McGill scientists publish detailed picture of how nutrients and other molecules get into cells

March 09, 2004

Montreal, March 9, 2004. Scientists at the Montreal Neurological Institute and the Montreal Proteomics Network at McGill University have published the most complete picture to date of the components of the molecular machinery that controls the entry of nutrients and other molecules into cells. In a study published in the Proceedings of the National Academy of Sciences of the USA (PNAS), Dr. Peter McPherson and colleagues used proteomics, the large-scale study of proteins, to identify the protein complement of clathrin-coated vesicles. These vesicles are the vehicles by which cells are able to take up nutrients, such as cholesterol, from their environment. Defects in this uptake process have profound repercussions on cellular function and human health. For example, genetic diseases that lead to deficiencies in cholesterol uptake cause elevations in plasma cholesterol levels and early-onset coronary atherosclerosis. In the brain, problems in the uptake process involving clathrin-coated vesicles can disrupt the transmission of signals between nerve cells. This can lead to a number of disorders including defects in the ability to form new memories.

"Proteins are the workhorses in our cells," explained Dr. McPherson, Associate Professor of Neurology and Neurosurgery, and Anatomy and Cell Biology at the Montreal Neurological Institute (MNI) at McGill University. "Increasingly, we are learning that proteins don't work in isolation, but function in large arrays that form protein machines. Proteomics is exciting because it allows us to breakdown this complex machine into its component parts. We can then figure out how it is assembled, how the proteins interact with one another, and what goes wrong in disease.

"The study from Dr. McPherson and his colleagues is fundamental to our understanding of the cellular uptake process because it provides a comprehensive molecular inventory of the clathrin-coated vesicle. Its results have broad implications for a variety of fields in biology and medicine," said Dr. Pietro De Camilli, Professor of Cell Biology, Yale University School of Medicine and Investigator, Howard Hughes Medical Institute.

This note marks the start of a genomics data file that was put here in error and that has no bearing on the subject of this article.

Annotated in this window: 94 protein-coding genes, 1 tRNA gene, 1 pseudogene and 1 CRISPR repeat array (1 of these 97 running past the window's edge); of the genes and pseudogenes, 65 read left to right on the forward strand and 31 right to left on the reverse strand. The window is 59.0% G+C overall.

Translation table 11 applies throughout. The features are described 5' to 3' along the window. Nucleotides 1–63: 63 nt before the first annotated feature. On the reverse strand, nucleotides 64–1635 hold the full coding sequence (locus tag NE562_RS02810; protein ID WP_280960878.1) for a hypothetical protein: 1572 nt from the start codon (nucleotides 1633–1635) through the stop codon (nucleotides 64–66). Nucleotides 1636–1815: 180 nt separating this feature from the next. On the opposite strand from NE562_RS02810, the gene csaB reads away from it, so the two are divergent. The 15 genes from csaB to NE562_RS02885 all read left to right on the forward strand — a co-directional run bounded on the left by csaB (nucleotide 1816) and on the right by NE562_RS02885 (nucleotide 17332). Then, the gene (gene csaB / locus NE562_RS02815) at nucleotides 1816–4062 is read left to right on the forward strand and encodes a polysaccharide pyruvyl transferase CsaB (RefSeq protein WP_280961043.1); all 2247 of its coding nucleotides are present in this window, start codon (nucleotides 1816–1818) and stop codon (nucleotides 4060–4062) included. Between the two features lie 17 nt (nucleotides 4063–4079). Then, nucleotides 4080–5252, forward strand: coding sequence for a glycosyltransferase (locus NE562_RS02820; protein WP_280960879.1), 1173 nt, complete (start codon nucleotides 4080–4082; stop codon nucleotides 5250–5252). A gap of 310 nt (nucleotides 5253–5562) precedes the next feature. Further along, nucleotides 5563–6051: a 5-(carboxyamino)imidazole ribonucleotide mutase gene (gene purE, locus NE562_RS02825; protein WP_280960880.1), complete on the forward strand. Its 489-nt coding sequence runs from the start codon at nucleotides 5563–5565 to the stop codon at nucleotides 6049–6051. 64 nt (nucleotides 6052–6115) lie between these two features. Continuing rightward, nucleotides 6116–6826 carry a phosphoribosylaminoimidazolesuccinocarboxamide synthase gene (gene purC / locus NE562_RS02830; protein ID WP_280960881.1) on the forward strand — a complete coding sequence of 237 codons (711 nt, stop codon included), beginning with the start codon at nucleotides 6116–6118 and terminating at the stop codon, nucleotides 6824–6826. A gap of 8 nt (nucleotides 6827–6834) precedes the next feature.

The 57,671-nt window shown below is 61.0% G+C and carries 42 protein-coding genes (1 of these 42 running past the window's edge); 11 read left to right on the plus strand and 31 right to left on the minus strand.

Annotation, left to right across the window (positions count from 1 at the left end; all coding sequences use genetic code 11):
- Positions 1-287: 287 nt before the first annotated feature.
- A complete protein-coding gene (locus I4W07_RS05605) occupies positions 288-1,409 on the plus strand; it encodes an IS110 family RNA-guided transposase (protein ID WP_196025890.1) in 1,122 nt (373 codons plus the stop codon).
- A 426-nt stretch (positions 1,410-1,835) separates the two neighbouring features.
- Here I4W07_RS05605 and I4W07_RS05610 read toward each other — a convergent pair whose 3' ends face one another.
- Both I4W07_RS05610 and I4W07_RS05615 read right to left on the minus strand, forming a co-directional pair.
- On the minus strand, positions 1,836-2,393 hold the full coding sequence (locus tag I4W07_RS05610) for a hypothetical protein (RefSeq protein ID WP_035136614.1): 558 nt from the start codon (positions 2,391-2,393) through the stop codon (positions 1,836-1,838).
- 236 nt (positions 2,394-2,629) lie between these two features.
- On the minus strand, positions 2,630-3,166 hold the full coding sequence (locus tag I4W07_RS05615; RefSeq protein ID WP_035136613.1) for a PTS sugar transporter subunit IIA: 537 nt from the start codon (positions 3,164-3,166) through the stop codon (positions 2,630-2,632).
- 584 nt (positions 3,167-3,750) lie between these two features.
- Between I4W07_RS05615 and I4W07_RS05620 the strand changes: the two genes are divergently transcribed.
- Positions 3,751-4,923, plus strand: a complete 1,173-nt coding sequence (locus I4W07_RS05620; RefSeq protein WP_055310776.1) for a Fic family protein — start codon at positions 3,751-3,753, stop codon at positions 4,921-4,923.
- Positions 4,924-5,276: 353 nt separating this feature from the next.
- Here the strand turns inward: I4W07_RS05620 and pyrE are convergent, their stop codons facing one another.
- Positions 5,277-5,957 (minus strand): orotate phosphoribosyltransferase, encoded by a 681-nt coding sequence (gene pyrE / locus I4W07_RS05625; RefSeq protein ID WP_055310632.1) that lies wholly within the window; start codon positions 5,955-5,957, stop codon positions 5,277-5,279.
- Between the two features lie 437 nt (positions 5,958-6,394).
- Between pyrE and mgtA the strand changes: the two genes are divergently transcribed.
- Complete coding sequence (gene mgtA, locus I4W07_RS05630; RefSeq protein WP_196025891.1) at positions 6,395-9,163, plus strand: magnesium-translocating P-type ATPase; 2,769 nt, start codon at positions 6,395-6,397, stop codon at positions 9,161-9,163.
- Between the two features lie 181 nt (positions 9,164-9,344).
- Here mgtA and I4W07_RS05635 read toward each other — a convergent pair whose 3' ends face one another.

Dr. McPherson together with postdoctoral fellow, Dr. François Blondeau and other colleagues identified 209 proteins. "About half of the proteins we identified are already known to be associated with clathrin-coated vesicles, validating our approach," said Dr. Blondeau. "The rest are novel proteins or proteins with known function that were not previously known to be involved in this process. This identification allows us to hypothesize on how these proteins function in this essential activity of the cells."

"Dr. McPherson's work is a great example of the unique "Cell Map" approach that the Montreal Proteomics Network has taken to perform proteomics experimentation", said Dr. John Bergeron, Director of the Montreal Proteomics Network. "This work allows us to build a map of the location and function of the proteins in the cell, creating a picture of interacting complexes and networks. Ultimately this map will provide a guide to understanding a large number of human diseases."

In June 2000 researchers announced the first draft version of the human genome sequence. This was important because it spelled out all of the genes that define humans and gave the instructions for making the proteins. Proteins do the functional work in the cell and are much more complex than DNA. The roughly 30,000 human genes lead to more than three hundred thousand different proteins. The ability to rapidly and globally detect proteins represents the next step in biology. Revolutions in technology of mass spectrometry which were honoured by the 2002 Nobel Prize for chemistry, have paved the way for proteomics.
-end-
The paper can be viewed online at http://www.pnas.org/cgi/reprint/0308186101v1.pdf.
PNAS is one of the world's most-cited multidisciplinary scientific serials.
PNAS Online receives nearly 4 million hits per month.

This research was supported by the Canadian Institutes of Health Research (CIHR), Valorisation Recherche Quebec, Genome Quebec (Montreal Proteomics Network) and Genome Canada and the Canada Foundation for Innovation.

Dr. Peter McPherson is an Investigator of the Canadian Institutes of Health Research, a Killam Scholar and he holds a William Dawson Chair from McGill. Dr. McPherson received both B.Sc. and M.Sc. degrees from the University of Manitoba and a Ph.D. in Neuroscience from the University of Iowa. He completed his post-doctoral training at Yale University School of Medicine. Dr. McPherson has made fundamental discoveries related to neuronal function and is a leading authority on membrane trafficking. Dr. McPherson joined the faculty at the MNI in 1995 as a fellow of the Alfred P. Sloan Foundation. He has authored more than 65 scientific publications.